Over the last three years, I have had the pleasure of hosting a weekly SiriusXM Wharton Business Radio program, “Behind the Markets” (channel 111), every Friday at 1:00 p.m. EST.
Wharton Professor Jeremy Siegel, my co-host, and I discuss the market trends and economy with strategists, economists and the investment community. Recently we spoke with Philadelphia Federal Reserve president Pat Harker. You can listen to the full podcast here.
Harker, a former dean of Wharton, brings a fresh perspective to the Philadelphia Federal Reserve. He has a background in operations and information management. He is a self-described “quant,” but his background is not in the traditional econ Ph.D. mold of monetary policy.
Harker is a voting member of the Federal Open Market Committee (FOMC) this year. This means he can dissent on policies if he finds the Federal Reserve (Fed) is not moving fast enough—or if it starts moving too fast—so it was interesting to hear his views on where the economy stands and how many interest rate hikes he sees coming.
Harker penciled in three hikes on his “dot plot” for 2017, subject to a lot of uncertainty and revision. He had above-average estimates for growth in the economy: 2.3% in 2017 and 2.1% in 2018 and 2019—a bit higher than the rest of his Fed committee but not by a large amount. He also mentioned that these estimates do not factor in any additional stimulus from the incoming administration. Harker sees unemployment continuing to drift below the natural rate and thus more wage pressures.
Wage Pressures Mounting
Harker provided an interesting anecdote on wage pressures that could cause the Fed to tighten policy more aggressively. There was a hospital in his third district that last year had given a nice wage hike to its nurses, but this year pushed through another 9% wage hike to retain and please the staff. This is a sign of more tightness in the labor market. Harker points out that these wage pressures are coming from a continued secular, demographic-driven decline in the labor force participation rates. And he sees these pressures in labor force declines continuing in other industries as well.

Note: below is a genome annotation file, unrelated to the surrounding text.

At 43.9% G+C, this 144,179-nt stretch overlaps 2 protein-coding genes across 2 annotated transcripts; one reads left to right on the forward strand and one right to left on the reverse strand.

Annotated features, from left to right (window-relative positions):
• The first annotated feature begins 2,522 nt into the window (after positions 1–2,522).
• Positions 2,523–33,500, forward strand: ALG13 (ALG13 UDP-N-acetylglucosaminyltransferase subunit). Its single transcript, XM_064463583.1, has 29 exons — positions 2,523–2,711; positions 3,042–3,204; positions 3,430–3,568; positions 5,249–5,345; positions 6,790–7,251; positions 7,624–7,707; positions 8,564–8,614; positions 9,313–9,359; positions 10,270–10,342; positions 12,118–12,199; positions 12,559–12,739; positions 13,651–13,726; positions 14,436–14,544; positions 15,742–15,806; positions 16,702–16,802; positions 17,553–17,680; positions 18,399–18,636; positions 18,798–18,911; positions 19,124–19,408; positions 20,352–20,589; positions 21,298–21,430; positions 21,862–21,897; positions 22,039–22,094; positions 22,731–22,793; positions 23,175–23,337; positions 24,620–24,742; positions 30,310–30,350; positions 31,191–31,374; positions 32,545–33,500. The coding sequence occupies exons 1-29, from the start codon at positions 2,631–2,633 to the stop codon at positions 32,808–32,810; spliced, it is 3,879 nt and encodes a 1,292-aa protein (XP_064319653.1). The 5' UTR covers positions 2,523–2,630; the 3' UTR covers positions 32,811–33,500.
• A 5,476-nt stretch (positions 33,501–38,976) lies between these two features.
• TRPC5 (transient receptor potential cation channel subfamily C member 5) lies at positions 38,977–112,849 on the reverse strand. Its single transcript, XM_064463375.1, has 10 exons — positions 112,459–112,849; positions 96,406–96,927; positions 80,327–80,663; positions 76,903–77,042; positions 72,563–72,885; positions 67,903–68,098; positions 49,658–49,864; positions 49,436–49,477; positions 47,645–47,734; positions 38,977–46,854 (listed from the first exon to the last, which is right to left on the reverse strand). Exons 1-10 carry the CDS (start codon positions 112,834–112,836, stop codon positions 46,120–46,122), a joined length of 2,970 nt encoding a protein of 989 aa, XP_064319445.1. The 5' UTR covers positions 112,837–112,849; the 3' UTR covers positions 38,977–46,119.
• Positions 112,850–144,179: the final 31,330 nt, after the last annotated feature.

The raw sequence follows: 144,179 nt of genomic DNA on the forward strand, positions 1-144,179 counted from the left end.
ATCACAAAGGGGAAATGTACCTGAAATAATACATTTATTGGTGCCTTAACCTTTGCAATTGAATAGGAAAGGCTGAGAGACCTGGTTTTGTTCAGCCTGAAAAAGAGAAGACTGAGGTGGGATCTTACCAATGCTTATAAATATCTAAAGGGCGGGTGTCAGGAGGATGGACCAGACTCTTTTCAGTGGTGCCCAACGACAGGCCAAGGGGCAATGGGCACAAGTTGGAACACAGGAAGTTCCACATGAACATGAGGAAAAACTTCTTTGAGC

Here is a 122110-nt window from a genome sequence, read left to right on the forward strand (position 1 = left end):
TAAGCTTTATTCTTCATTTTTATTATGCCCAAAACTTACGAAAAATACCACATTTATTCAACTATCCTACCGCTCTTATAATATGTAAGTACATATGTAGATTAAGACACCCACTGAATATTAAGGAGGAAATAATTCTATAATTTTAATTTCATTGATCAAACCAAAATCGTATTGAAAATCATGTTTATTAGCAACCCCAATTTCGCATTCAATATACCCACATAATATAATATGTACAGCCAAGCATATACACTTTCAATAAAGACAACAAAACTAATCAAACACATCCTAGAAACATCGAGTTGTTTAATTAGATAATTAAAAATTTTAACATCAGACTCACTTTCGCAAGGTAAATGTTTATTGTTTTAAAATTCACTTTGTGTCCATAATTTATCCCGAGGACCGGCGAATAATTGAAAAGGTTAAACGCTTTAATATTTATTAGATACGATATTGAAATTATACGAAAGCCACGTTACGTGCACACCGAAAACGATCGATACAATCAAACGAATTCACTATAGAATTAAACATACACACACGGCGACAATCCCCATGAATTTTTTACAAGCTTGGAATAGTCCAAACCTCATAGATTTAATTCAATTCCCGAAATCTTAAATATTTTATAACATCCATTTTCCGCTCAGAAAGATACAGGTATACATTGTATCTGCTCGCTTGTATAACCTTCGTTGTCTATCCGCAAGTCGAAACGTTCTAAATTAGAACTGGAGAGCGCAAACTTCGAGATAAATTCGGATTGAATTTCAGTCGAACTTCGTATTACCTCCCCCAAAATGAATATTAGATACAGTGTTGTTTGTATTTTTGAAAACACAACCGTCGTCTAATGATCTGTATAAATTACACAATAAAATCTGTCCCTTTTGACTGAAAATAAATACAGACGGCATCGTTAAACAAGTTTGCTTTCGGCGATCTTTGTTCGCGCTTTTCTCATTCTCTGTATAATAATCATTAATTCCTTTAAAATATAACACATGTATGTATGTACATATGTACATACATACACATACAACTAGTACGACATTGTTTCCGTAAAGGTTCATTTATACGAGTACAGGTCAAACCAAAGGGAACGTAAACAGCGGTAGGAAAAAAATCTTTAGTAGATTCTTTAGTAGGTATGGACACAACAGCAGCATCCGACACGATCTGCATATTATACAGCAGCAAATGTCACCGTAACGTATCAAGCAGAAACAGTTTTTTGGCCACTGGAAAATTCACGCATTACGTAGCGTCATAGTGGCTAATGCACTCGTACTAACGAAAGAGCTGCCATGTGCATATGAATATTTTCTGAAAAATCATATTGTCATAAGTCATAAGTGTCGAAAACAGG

On Student Debt: Too Many Attending College?
In addition to some general talk on Fed policy, inflation and growth, Harker has been commenting on areas he feels have reached the limits of monetary policy in helping the economy and that need other measures.
One area he focused on is human capital growth—and the training and education we invest into young people. As former dean of both Wharton and the University of Delaware, he speaks with a unique voice here.
It was thus very interesting to hear Harker say that he thought too many young people are going to college. One practice he sees as a potential solution to all this student debt: a model similar to Germany, where they use apprenticeship programs to give high school graduates more on-the-job training and then have fewer people attending college.
While Wharton would certainly not endorse this view, I often consider my education there as being mini-trade school-esque. It prepared me well for a career in finance. Yet even if that was perhaps among the most practically minded programs, I still did not learn anywhere near as much as when I started my hands-on work on real-world projects in my job. Harker’s model has a deep intuitive appeal to me, and now at the Philadelphia Fed he has a platform to influence policy in this direction. It will be interesting to watch his efforts.
We greatly enjoyed the conversation and encourage you to subscribe to our podcast to stay in touch with future shows.
Listen to the Podcast: Interview with Philadelphia Fed President Pat Harker
The shows can be found as podcasts titled “Behind the Markets” on traditional podcast applications.
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